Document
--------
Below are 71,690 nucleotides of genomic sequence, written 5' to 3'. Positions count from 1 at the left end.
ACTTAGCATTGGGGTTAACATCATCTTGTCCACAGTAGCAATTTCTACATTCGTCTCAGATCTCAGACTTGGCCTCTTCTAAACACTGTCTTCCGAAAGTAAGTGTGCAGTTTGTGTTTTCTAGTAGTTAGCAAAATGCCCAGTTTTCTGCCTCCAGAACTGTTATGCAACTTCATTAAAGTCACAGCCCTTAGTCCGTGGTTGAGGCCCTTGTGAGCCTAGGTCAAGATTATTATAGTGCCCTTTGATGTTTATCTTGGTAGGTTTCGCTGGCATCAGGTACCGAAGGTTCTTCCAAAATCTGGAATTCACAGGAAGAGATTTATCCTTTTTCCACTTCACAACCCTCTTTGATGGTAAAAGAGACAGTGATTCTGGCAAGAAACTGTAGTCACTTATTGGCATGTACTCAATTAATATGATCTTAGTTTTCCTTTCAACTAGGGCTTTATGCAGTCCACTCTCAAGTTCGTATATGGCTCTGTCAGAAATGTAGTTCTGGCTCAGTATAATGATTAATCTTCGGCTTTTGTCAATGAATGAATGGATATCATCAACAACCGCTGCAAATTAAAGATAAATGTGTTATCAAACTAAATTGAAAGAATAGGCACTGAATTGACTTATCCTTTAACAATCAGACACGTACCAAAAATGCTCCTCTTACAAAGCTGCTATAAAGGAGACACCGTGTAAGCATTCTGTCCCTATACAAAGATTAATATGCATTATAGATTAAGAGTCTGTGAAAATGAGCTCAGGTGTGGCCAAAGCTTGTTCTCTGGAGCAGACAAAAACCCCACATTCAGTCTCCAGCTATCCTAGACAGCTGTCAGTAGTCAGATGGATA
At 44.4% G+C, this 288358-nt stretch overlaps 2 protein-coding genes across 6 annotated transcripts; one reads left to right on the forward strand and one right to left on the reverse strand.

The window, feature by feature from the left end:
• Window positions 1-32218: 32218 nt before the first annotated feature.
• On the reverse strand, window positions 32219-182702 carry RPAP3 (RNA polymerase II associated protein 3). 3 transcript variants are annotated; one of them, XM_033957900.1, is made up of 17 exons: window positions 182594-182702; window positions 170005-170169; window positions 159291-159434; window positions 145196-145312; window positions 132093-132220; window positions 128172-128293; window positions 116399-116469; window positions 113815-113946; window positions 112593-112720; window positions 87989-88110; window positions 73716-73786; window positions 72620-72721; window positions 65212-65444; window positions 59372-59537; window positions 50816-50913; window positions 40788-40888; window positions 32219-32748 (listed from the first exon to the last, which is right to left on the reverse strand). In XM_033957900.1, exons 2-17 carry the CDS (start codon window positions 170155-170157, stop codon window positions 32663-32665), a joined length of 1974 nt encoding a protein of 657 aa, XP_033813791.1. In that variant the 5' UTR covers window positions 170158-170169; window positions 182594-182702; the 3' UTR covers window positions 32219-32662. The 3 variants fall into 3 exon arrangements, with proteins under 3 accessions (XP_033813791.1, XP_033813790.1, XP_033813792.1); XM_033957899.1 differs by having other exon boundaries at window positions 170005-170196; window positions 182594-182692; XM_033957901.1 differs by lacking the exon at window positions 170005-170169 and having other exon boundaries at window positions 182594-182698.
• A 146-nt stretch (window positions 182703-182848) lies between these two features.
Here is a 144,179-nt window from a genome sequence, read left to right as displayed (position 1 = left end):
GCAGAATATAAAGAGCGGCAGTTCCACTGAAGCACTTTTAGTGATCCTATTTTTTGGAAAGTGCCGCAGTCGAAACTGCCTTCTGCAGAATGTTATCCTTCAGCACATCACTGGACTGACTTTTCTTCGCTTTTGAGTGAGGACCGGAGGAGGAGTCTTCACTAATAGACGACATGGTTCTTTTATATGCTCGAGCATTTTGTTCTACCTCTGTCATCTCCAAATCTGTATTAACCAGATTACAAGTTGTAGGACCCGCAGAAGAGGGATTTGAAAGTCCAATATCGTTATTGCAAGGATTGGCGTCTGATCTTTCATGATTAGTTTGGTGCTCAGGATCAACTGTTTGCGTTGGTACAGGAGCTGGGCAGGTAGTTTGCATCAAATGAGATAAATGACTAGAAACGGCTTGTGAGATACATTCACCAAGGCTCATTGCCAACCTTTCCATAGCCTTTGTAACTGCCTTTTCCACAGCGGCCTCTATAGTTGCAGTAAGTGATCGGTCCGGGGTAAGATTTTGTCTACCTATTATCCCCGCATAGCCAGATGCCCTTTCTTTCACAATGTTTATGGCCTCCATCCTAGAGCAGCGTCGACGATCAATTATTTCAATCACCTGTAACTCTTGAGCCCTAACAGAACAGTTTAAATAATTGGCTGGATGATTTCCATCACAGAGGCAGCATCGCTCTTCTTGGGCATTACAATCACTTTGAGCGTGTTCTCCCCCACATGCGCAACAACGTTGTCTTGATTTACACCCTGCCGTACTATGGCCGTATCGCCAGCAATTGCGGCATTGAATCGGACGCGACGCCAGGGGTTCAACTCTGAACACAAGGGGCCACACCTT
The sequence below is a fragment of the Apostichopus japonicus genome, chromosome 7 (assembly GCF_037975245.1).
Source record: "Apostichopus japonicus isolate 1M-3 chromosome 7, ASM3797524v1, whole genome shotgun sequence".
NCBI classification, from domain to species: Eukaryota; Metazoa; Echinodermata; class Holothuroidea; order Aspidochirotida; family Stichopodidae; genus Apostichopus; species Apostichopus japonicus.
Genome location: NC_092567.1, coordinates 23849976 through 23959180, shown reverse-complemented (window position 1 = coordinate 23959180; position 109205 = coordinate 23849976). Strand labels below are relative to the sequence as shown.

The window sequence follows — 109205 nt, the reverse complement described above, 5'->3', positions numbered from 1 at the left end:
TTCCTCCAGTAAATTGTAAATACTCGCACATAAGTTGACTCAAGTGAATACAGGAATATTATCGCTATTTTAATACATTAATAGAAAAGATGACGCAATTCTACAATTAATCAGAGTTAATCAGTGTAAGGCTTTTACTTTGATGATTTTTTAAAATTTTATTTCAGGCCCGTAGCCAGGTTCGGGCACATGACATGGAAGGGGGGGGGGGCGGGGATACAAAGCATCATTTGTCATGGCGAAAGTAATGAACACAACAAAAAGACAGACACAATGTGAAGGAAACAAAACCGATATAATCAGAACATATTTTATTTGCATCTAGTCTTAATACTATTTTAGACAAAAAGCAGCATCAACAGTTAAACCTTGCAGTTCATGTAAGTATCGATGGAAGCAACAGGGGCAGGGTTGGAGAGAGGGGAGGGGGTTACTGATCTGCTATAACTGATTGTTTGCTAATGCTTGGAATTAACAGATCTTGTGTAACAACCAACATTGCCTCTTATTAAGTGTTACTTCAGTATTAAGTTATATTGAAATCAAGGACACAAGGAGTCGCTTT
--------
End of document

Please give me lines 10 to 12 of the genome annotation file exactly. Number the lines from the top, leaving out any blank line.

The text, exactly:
The sequence below is a fragment of the Apostichopus japonicus genome, chromosome 7 (assembly GCF_037975245.1).
Source record: "Apostichopus japonicus isolate 1M-3 chromosome 7, ASM3797524v1, whole genome shotgun sequence".
NCBI classification, from domain to species: Eukaryota; Metazoa; Echinodermata; class Holothuroidea; order Aspidochirotida; family Stichopodidae; genus Apostichopus; species Apostichopus japonicus.